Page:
This week I took a deep dive with Lenovo. It is becoming increasingly clear that Lenovo is unlike any other computer company in unique and impressively powerful ways. First, Lenovo is the only genuinely global computer company with leadership in the U.S. and China. Second, it owns IBM’s PC company, which effectively founded the WinTel PC industry that is dominant worldwide. And finally, other than Apple, Lenovo is the only computer company that seems to get that client devices include smartphones today, and it is also in that market.
Let’s explore Lenovo’s unique market advantages point by point this week.
The only truly global player
China and the U.S. aren’t getting along well now, which is problematic given their respective economies lead the world. This dust-up is not a fight either country is set to win without catastrophic damage to both, and the fight appears to be mutually damaging, as well. However, China still leads in manufacturing, and the U.S. leads in innovation. A company that could bridge this divide has a significant competitive advantage.
Lenovo is the company closest to being like Switzerland in the tech market. It can operate independently of all three countries (including Taiwan) yet maintain enough presence and influence to be well regarded in all three countries. These advantages benefit multinationals, making Lenovo an ideal partner for those businesses suffering through the dispute.
In addition, the expertise Lenovo has developed operating effectively across borders makes it the ideal partner for a company in China or the U.S. (Taiwan’s issues with China go deeper) that wants to also operate across borders during this conflict.
Finally, given most manufacturing is still happening for the tech market in China and Taiwan, Lenovo’s unique relationship with both should assure they can get parts during the logistics nightmare we are all experiencing. This advantage makes Lenovo potentially more reliable than its peers when filling orders in a timely manner.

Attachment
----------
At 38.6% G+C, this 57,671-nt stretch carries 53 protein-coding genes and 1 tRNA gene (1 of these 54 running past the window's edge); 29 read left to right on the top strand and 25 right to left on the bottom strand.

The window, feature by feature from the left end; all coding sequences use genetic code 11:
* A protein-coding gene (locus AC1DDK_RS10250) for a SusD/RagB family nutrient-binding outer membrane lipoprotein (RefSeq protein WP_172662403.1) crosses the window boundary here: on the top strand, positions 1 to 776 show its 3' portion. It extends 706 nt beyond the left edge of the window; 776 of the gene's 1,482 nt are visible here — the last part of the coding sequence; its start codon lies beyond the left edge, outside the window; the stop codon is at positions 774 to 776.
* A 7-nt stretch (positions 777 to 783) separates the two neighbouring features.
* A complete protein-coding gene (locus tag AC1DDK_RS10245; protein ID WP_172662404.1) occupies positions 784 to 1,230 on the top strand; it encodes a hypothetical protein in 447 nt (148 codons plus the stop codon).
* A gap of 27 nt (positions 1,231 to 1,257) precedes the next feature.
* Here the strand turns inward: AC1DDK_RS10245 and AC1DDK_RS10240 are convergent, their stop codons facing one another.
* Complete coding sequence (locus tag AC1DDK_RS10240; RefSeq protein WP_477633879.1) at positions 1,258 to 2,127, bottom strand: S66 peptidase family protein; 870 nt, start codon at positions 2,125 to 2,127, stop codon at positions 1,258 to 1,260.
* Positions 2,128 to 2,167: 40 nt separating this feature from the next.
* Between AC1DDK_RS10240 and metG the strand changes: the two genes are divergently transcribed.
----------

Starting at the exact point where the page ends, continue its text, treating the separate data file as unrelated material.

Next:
The IBM PC company
In particular, Lenovo’s decades of experience in the PC market give it two powerful advantages thanks to its acquisition of the IBM PC company. First, it has more institutional experience in its market than any other vendor. Second, the ThinkPad brand is the only PC brand that truly competes at Apple’s level as a premium brand.
These two aspects assure a higher level of brand loyalty to ThinkPad and related lines. Lenovo’s experience helps it avoid remaking past mistakes over the decades that this now blended unit was in business. These unique advantages have allowed Lenovo to enjoy greater customer retention and growth than many of its peers, and it is a substantial part of the company’s competitive advantage.
When the smartphone wave hit, most PC companies tried to get into the market and failed spectacularly, while Apple came close to taking over the market entirely. Lenovo is the only company that approached the market by buying Motorola’s smartphone company, thus gaining the organizational experience they needed to compete in the segment.
The Motorola acquisition started ugly because it had been on the ropes when Google bought it, and then Google further damaged the division critically. But Lenovo has slowly been rebuilding the Motorola unit, and it is now performing competitively with unique designs and capabilities and increasing integration with Lenovo’s PC business. I recently completed testing the Lenovo 14T monitor for PCs to find that it will also work with the current smartphone. Coupled with a wireless mouse and keyboard, it can become a credible cloud-connected PC alternative with decent screen size and performance.
Lenovo has also been working on head-mounted displays for several years, and it is the closest to a breakthrough that could redefine smartphones and PCs in the future, much like Apple was before iPhone.
Wrapping up: Lenovo for the win
Lenovo is a unique company that exists as a unique global entity with leadership predominantly in China and the U.S. and worldwide market penetration. Its other advantages include the unique business-focused ThinkPad brand and Motorola, making it the only PC company other than Apple with an iconic product brand and a significant cell phone presence. These unique advantages position Lenovo well for the future, but they make Lenovo an ideal partner for anyone wanting to penetrate U.S. markets from China or vice versa or for companies that also exist across those geographies.
Finally, because of this breadth and the post-Steve Jobs Apple’s inability to innovate, these capabilities make Lenovo the most likely to shake up the personal technology market of the future.
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